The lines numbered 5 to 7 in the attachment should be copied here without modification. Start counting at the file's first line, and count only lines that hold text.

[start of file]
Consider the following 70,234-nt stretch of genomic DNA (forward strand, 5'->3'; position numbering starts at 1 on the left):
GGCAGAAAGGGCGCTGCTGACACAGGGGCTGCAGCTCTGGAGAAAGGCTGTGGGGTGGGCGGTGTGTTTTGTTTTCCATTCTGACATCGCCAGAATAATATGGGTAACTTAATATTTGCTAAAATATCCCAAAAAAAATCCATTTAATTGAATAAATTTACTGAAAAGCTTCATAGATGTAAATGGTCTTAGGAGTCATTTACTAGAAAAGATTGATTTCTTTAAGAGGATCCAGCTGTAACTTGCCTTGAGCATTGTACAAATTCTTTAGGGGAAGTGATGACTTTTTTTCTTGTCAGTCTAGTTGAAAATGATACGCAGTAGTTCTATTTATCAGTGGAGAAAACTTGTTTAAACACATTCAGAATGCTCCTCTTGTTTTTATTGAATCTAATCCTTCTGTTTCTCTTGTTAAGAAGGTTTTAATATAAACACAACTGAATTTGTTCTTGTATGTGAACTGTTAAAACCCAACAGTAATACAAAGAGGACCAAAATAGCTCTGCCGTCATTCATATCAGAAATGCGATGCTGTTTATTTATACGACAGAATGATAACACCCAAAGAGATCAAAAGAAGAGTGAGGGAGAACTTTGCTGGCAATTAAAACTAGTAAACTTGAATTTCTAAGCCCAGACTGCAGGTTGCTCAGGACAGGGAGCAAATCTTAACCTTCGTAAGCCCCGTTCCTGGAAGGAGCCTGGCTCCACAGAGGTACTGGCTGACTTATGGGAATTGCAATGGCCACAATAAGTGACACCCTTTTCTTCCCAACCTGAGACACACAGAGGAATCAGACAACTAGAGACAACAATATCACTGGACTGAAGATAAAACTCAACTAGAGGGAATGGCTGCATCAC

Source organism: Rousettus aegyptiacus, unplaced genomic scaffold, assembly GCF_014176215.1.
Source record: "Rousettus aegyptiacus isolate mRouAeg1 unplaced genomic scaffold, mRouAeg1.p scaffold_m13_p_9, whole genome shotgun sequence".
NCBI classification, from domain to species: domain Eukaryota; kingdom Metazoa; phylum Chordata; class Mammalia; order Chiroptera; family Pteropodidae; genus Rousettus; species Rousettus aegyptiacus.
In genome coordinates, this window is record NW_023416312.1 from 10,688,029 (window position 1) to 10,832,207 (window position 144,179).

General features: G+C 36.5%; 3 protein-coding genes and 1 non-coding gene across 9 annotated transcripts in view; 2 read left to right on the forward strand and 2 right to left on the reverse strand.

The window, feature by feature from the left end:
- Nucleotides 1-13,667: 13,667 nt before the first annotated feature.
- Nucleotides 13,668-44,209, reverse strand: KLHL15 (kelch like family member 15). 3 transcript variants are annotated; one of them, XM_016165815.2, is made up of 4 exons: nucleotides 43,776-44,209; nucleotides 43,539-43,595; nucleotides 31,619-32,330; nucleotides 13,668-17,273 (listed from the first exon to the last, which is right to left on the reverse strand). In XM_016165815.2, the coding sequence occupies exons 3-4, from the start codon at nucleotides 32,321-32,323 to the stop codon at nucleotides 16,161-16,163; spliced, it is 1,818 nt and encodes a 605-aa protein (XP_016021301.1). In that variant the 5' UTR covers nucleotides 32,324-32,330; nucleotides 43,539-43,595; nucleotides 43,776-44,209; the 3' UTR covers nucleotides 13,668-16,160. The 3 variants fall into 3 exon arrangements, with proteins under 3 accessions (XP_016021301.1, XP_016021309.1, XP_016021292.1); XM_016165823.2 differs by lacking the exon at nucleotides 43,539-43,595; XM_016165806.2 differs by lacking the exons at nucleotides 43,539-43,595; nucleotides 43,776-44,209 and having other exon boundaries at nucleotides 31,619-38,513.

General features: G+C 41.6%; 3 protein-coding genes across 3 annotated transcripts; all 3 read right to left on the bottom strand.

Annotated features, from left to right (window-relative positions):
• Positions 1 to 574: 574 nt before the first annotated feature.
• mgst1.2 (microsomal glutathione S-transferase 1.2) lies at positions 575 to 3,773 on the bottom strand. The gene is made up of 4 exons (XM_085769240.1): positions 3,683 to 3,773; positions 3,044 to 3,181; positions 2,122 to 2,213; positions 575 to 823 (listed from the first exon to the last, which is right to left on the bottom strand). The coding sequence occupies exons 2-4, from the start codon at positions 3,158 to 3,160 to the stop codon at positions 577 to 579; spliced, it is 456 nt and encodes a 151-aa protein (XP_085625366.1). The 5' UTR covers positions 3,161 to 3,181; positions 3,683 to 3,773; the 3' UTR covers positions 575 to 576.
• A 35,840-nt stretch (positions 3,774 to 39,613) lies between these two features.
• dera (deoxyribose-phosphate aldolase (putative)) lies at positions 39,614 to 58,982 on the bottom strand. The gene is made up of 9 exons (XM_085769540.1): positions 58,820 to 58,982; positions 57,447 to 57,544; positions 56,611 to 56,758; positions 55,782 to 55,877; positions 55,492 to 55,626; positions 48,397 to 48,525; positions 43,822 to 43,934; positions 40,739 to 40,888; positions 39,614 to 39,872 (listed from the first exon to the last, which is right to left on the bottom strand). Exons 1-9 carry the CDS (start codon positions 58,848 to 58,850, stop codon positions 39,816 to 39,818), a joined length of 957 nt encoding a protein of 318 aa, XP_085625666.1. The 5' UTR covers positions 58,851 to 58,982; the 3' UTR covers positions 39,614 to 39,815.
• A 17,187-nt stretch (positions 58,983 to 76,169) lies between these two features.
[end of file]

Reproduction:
NCBI classification, from domain to species: domain Eukaryota; kingdom Metazoa; phylum Chordata; class Mammalia; order Chiroptera; family Pteropodidae; genus Rousettus; species Rousettus aegyptiacus.
In genome coordinates, this window is record NW_023416312.1 from 10,688,029 (window position 1) to 10,832,207 (window position 144,179).

General features: G+C 36.5%; 3 protein-coding genes and 1 non-coding gene across 9 annotated transcripts in view; 2 read left to right on the forward strand and 2 right to left on the reverse strand.